If you're in a group that's trying to take on concentrated challenges, like a progression content guild or an eSports team, you almost certainly want hard rules about attendance. How much time you want to give lapsed members is variable - three months without notice is a good middle-of-the-road answer, giving time for real life to happen without letting people vanish for years and then reappear.
An MMO guild likely has a bank at the bare minimum. Most online groups have some form of shared voice chat server in place. Competitive teams will often have strategies and tech that other players just don't have access to, in general. So who gets to use all of this?
The answer often is not as simple as "group members." If you have shared resources, you have to take the time and ask yourself which members get access to them, what access is and is not appropriate, and so forth. Maybe you want people to use them, but you don't want people using them for non-guild matters. Or you don't care what gets taken so long as something gets replaced. Some MMO guilds have dedicated quartermasters who decide what will and will not be distributed, while others throw open the larder doors.
Similarly, you need to make rules about puting things back, even if the rule is as simple as "toss something in wherever." The reason for that is a bit more subtle. Members who contribute a lot with the expectation that more contribution is a mark of pride will not be well-served to find out only after the fact that you have no rules in place to reward people who contribute more.
Everyone has friends outside of their gaming group, especially in MMOs but also in games that support smaller groups. Being on a Hearthstone team doesn't mean that you don't have other friends not on that team whom you'd occasionally like to play with.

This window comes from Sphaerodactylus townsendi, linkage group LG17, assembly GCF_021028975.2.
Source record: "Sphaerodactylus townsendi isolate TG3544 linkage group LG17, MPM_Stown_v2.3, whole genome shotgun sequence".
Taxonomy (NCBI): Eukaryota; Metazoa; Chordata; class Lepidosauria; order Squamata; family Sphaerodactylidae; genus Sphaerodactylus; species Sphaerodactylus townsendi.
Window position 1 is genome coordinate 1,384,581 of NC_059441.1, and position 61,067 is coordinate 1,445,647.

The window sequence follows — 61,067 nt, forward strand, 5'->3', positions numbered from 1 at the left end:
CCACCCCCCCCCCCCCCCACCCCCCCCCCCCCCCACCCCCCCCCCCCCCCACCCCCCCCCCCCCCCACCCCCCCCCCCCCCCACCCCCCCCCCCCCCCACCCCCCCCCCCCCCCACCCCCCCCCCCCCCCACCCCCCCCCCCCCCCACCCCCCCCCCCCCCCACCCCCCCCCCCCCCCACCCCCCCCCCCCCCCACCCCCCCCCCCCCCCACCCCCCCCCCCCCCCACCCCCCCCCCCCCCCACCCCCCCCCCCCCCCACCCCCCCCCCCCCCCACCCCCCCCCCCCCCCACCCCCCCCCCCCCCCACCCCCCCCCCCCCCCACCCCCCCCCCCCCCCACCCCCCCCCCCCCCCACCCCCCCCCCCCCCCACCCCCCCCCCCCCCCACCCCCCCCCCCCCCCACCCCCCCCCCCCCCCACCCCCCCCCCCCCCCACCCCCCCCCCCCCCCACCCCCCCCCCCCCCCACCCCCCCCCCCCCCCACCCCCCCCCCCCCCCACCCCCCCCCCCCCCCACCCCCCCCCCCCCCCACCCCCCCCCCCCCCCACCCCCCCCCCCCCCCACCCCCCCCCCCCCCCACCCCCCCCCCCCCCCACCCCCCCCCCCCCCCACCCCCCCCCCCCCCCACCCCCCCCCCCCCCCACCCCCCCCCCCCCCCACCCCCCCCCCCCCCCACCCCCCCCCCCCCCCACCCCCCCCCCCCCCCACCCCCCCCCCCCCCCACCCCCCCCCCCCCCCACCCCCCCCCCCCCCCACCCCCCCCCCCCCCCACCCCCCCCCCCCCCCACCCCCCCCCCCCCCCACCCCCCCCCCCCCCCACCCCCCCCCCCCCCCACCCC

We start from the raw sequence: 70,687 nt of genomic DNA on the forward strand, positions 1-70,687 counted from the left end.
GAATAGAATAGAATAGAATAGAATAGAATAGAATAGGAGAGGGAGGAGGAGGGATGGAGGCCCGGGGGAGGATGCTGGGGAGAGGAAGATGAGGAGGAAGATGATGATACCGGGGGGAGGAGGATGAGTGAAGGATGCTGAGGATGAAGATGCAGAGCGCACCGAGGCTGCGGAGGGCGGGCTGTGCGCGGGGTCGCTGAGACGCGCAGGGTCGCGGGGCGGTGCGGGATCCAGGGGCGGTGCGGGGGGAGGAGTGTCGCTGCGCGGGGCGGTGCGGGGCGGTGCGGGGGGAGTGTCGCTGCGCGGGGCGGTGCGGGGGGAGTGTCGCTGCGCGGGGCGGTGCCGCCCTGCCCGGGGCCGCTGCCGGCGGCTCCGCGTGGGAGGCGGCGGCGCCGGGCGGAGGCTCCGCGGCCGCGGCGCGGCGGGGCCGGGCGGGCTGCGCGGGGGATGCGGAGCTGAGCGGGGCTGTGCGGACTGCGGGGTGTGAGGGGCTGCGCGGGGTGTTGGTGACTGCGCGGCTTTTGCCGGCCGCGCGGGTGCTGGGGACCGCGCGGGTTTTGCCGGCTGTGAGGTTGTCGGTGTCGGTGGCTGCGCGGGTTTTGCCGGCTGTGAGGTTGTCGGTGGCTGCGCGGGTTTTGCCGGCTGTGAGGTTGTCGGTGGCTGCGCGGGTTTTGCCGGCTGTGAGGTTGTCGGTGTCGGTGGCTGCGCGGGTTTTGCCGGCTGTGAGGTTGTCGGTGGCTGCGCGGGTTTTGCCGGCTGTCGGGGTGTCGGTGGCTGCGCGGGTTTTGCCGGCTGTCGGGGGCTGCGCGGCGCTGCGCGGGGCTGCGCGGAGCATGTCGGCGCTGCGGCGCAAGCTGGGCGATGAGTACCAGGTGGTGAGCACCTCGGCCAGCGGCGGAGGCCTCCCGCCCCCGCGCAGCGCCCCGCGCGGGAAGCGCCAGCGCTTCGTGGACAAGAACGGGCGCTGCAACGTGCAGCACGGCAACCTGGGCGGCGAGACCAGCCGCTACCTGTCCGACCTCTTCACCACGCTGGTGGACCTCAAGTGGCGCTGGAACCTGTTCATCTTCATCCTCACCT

You don't need to religiously police your members outside of the group, but you do need to lay down rules going both ways: what non-members can take from the group and what members aren't allowed to do. It's perfectly reasonable, for example, to say that a member of your team can't be in ranked events with another team. It's also perfectly reasonable to say that your guild will not bring non-guild members along for progression runs. Or you can say that progression runs are not the guild's purview and bringing in outside people is fine. Just make a call and stick with it.
This is probably the least fun sort of rule to lay down, because who wants to deal with it right out of the gate? But you still have to, because otherwise it's going to come down to the mood of the officer in charge and how much the officer likes the person being punished. Making things fair and impartial is the goal here.
In MMOs, I've found that the best results come from having a three-strikes sort of rule. One incident is a warning, two incidents is a final warning, the third busts the player in question down to a provisional rank as if they had just joined. But exact enforcement is all on how harsh you want to be. What matters most is that there is a rule, and it gets applied to everyone.
Actual application matters a lot here, and knowing the rules exist creates the impression of fairness. I totally understand not wanting to think about it - you don't want to be cracking the whip as soon as people walk in the door. But again, this issue will come up, and failing to consider it in advance is just asking for trouble when there are no rules on the books. You want rules for leadership as much as for members, so that leaders aren't left trying to figure out the right punishment in five seconds with a confrontation between two normally good players.
You will have to deal with these situations. Best lay down a rule in advance.